Its latest offering – FNB Connect Vox Fibre for Business – is available to all its business account-holders, including sole proprietors, while the software vouchers are available to all FNB and RMB Private Bank customers.

FNB CEO Jacques Celliers explains: “The introduction of fibre is premised on our belief that effective, high-speed, reliable and secure telco services are critical to running a successful business.

“Furthermore, the software and productivity tools will provide value and convenience to our customers, enabling them to access a wide range of services on a single digital platform.”

Bradwin Roper, FNB Connect CEO, says: “We continue to see phenomenal growth in our telco business as our integrated offering resonates with many of our customers.

“Similarly, we consider ourselves a leading online retailer, having recorded over R17 billion in sales of prepaid services such as electricity, airtime, data and digital vouchers like Uber, Showmax and Spotify in the past 12 months to June 2021.

"In the last year, COVID-19 has compelled businesses and individuals to embrace digitisation and hybrid ways of working. As a result, our fibre proposition and software vouchers will help customers with increased productivity and security,” he adds.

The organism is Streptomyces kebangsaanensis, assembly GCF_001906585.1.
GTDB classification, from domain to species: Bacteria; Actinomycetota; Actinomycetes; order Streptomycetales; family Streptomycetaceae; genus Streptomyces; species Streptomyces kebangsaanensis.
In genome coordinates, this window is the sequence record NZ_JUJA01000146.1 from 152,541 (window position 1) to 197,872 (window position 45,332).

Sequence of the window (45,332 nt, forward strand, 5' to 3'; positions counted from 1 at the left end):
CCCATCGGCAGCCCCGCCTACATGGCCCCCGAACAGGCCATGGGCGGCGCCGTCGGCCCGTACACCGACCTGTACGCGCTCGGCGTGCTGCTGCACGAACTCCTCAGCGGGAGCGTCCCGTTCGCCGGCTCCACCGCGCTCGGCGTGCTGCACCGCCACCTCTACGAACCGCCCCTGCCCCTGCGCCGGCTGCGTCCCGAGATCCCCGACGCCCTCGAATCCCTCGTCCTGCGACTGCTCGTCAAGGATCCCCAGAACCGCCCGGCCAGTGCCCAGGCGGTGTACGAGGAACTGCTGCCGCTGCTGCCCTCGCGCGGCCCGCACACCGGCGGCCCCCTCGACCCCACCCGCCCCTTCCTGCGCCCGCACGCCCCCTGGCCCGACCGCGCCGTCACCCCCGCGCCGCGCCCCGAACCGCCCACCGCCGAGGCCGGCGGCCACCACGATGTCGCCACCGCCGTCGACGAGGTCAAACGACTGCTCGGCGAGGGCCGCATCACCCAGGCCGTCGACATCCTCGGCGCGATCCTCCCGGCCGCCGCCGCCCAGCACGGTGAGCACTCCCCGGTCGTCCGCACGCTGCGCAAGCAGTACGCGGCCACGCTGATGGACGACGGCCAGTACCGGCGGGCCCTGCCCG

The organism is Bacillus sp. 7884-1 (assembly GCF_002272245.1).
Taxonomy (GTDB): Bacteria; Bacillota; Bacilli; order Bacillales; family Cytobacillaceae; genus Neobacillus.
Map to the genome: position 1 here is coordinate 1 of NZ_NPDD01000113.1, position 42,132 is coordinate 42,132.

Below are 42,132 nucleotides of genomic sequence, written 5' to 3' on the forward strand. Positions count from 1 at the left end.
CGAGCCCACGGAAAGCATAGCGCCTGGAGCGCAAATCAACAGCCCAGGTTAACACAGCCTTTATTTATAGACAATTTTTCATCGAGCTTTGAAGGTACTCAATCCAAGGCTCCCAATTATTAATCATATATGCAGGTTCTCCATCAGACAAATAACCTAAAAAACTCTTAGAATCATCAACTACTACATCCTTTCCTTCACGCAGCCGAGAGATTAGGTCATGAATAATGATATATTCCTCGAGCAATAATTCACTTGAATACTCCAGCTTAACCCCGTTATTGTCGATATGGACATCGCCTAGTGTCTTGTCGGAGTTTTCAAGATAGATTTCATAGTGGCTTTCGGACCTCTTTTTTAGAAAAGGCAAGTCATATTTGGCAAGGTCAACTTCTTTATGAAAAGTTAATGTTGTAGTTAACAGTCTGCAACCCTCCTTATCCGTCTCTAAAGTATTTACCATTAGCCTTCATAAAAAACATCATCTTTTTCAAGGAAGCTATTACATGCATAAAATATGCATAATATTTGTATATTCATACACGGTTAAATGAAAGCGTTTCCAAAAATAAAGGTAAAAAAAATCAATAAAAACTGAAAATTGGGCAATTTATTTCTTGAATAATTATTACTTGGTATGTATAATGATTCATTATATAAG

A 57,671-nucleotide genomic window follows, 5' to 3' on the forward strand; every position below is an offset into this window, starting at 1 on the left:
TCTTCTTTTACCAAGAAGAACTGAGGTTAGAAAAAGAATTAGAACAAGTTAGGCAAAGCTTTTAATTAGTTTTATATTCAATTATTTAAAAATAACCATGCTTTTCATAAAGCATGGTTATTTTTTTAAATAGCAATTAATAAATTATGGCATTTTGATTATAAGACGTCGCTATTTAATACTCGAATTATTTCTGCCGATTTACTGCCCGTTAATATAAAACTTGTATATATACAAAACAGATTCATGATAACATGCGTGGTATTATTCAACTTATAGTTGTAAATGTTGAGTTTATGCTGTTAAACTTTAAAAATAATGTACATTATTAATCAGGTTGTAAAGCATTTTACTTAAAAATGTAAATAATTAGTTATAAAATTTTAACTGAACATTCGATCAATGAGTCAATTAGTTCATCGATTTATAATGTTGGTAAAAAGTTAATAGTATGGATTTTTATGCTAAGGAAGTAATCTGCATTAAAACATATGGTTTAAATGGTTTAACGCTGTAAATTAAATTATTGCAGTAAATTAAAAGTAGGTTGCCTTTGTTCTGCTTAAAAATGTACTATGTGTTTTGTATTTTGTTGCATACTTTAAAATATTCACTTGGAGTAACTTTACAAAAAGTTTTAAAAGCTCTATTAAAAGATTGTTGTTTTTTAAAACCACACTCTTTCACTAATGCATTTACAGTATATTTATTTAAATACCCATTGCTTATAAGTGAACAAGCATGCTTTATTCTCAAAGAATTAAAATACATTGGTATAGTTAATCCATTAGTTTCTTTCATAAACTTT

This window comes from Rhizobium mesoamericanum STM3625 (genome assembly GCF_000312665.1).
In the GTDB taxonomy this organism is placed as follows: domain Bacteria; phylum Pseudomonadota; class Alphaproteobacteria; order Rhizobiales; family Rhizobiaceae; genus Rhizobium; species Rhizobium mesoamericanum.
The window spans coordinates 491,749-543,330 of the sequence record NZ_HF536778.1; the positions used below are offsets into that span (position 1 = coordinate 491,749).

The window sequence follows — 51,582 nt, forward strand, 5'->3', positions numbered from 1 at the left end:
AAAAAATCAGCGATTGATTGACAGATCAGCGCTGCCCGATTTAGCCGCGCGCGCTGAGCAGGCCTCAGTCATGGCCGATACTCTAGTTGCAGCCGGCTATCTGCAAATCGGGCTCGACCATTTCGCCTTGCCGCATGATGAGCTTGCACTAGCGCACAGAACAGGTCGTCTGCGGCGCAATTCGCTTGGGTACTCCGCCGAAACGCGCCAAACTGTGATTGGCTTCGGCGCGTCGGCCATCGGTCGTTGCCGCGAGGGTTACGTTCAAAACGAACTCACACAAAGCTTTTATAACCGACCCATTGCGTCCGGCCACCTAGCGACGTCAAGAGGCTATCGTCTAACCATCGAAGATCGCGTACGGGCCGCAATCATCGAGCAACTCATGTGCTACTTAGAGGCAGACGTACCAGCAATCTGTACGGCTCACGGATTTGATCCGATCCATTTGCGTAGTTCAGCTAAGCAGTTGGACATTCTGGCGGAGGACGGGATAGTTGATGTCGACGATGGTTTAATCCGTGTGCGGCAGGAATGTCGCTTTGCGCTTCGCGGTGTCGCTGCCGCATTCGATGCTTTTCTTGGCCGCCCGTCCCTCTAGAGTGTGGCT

Not so fast

While the recent events may have spurred adoption of digital services, the analysts agree that banks are not looking to become telcos.

Rather, this is a trend of providing services efficiently in a digital world, states Mbongue.

Wills notes offering a communications service is part of the expansion of the digital services offered by banks. “This is like retailers who offer mobile services via an MVNO offering.

“The traditional telecoms operators and other companies in other vertical sectors are expanding their digital services. This signals the importance of offering a wider range of digital services to the market.

“Banks and telcos share many attributes, such as customer bases and service delivery; however, they are very different in terms of day-to-day operations, technology use and performance indicators.

“That said, there is plenty opportunity for partnership and collaboration, especially around deployment of cutting-edge tech such as artificial intelligence and machine learning, to improve the speed, security and relevance of banks to their business and consumer client bases,” Walker concludes.